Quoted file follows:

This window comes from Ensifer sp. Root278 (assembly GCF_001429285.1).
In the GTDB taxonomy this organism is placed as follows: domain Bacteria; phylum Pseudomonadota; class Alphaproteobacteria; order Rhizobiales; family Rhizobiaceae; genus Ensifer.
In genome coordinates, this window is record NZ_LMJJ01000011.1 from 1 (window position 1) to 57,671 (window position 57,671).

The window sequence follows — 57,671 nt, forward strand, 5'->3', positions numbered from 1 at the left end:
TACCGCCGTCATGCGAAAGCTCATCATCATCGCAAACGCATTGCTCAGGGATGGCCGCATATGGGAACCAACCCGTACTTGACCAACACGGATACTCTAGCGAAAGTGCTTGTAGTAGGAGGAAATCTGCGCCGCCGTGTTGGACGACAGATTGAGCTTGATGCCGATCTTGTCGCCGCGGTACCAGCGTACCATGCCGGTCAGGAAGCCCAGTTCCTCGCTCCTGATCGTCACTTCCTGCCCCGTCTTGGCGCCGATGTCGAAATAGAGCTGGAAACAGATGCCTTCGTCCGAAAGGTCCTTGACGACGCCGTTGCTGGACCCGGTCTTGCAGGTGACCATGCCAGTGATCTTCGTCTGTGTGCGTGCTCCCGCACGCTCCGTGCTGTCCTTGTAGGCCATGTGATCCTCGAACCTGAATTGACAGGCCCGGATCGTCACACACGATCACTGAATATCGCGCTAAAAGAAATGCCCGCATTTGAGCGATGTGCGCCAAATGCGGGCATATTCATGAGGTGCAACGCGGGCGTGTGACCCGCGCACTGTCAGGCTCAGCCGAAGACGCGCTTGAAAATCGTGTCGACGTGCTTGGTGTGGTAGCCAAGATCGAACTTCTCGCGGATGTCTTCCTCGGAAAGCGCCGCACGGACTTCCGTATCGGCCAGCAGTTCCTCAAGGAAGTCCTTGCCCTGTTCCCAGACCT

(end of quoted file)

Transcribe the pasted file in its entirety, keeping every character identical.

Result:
This window comes from Ensifer sp. Root278 (assembly GCF_001429285.1).
In the GTDB taxonomy this organism is placed as follows: domain Bacteria; phylum Pseudomonadota; class Alphaproteobacteria; order Rhizobiales; family Rhizobiaceae; genus Ensifer.
In genome coordinates, this window is record NZ_LMJJ01000011.1 from 1 (window position 1) to 57,671 (window position 57,671).

The window sequence follows — 57,671 nt, forward strand, 5'->3', positions numbered from 1 at the left end:
TACCGCCGTCATGCGAAAGCTCATCATCATCGCAAACGCATTGCTCAGGGATGGCCGCATATGGGAACCAACCCGTACTTGACCAACACGGATACTCTAGCGAAAGTGCTTGTAGTAGGAGGAAATCTGCGCCGCCGTGTTGGACGACAGATTGAGCTTGATGCCGATCTTGTCGCCGCGGTACCAGCGTACCATGCCGGTCAGGAAGCCCAGTTCCTCGCTCCTGATCGTCACTTCCTGCCCCGTCTTGGCGCCGATGTCGAAATAGAGCTGGAAACAGATGCCTTCGTCCGAAAGGTCCTTGACGACGCCGTTGCTGGACCCGGTCTTGCAGGTGACCATGCCAGTGATCTTCGTCTGTGTGCGTGCTCCCGCACGCTCCGTGCTGTCCTTGTAGGCCATGTGATCCTCGAACCTGAATTGACAGGCCCGGATCGTCACACACGATCACTGAATATCGCGCTAAAAGAAATGCCCGCATTTGAGCGATGTGCGCCAAATGCGGGCATATTCATGAGGTGCAACGCGGGCGTGTGACCCGCGCACTGTCAGGCTCAGCCGAAGACGCGCTTGAAAATCGTGTCGACGTGCTTGGTGTGGTAGCCAAGATCGAACTTCTCGCGGATGTCTTCCTCGGAAAGCGCCGCACGGACTTCCGTATCGGCCAGCAGTTCCTCAAGGAAGTCCTTGCCCTGTTCCCAGACCT